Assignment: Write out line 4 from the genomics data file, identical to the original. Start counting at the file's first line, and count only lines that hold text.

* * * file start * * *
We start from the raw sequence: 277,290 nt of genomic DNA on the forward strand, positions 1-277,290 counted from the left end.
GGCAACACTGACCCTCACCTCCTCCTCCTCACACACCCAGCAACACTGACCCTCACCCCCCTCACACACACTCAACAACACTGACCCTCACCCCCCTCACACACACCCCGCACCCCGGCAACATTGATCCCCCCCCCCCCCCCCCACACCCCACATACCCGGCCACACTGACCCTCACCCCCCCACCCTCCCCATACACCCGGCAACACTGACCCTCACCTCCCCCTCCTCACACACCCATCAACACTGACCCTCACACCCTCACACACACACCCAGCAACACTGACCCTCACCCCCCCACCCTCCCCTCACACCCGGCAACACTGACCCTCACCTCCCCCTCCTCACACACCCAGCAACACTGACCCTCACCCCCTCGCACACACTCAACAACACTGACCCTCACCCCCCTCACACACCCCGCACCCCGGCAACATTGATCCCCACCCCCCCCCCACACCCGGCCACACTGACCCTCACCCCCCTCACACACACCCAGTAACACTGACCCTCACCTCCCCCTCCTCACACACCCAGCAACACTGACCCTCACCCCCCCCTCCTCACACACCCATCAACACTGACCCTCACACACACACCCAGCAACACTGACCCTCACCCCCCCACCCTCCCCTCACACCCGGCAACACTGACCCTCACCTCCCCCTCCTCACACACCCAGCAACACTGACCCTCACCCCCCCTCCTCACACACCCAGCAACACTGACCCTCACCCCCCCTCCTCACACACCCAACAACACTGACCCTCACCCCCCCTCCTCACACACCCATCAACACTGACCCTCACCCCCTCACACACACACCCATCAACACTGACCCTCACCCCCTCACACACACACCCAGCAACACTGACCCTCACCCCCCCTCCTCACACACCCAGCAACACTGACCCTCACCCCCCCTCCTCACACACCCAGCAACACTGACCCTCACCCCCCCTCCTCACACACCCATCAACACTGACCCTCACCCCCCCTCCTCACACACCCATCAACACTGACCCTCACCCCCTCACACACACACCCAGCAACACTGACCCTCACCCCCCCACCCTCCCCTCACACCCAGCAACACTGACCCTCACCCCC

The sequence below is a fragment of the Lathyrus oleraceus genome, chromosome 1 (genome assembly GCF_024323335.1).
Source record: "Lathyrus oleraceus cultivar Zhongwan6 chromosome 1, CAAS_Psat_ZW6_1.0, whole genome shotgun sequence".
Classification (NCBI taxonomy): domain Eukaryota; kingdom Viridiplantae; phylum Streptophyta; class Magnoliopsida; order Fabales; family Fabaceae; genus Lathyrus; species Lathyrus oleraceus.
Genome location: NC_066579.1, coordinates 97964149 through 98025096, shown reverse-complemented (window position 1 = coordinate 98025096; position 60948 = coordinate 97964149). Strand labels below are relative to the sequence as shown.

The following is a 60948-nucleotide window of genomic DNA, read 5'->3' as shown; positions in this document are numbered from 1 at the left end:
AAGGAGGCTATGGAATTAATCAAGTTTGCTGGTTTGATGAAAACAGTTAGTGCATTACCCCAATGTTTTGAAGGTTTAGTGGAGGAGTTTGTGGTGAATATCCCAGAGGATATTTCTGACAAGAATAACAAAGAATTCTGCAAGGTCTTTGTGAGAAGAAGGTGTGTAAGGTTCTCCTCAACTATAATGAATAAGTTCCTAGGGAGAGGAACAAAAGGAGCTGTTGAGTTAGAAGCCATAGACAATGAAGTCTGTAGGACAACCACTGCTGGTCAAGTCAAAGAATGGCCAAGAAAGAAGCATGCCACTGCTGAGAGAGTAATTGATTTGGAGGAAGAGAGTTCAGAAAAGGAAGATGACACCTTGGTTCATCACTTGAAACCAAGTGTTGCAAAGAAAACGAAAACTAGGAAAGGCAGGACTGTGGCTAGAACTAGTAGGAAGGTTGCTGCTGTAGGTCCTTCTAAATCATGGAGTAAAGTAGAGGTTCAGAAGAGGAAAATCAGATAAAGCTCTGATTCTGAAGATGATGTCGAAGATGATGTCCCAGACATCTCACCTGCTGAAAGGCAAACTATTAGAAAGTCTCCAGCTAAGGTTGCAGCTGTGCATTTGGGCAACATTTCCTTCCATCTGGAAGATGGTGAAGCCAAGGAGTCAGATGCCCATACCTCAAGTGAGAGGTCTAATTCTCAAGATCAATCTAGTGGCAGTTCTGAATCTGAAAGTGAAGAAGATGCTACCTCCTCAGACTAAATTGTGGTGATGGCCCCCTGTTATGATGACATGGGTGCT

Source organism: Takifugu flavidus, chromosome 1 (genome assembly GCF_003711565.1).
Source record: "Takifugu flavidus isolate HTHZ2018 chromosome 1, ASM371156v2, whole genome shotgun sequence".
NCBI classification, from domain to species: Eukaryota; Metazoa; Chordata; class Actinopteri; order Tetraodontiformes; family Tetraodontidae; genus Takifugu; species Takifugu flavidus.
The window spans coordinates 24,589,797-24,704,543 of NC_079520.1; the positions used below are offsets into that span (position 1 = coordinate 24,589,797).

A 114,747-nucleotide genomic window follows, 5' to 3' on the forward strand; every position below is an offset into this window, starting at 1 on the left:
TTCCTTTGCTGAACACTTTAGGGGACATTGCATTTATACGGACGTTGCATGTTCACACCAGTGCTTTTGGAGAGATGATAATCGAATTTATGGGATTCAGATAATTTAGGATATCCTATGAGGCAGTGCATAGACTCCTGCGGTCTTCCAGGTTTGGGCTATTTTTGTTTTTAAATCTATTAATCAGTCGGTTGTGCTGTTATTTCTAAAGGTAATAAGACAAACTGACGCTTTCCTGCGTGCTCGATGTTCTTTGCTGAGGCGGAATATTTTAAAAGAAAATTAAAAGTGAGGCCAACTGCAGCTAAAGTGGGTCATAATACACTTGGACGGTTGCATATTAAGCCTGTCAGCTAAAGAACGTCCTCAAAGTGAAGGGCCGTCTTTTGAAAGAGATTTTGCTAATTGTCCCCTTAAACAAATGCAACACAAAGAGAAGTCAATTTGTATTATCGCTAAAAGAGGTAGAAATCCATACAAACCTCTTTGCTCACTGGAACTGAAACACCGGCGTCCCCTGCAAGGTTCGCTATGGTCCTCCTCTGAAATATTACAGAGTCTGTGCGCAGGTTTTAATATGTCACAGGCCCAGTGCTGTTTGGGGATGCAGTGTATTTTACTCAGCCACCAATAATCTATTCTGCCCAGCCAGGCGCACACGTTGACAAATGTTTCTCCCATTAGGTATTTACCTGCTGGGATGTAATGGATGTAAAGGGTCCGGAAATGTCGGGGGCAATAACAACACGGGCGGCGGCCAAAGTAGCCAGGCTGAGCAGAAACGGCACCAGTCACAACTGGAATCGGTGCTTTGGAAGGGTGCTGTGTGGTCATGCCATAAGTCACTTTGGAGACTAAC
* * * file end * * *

Source record: "Lathyrus oleraceus cultivar Zhongwan6 chromosome 1, CAAS_Psat_ZW6_1.0, whole genome shotgun sequence".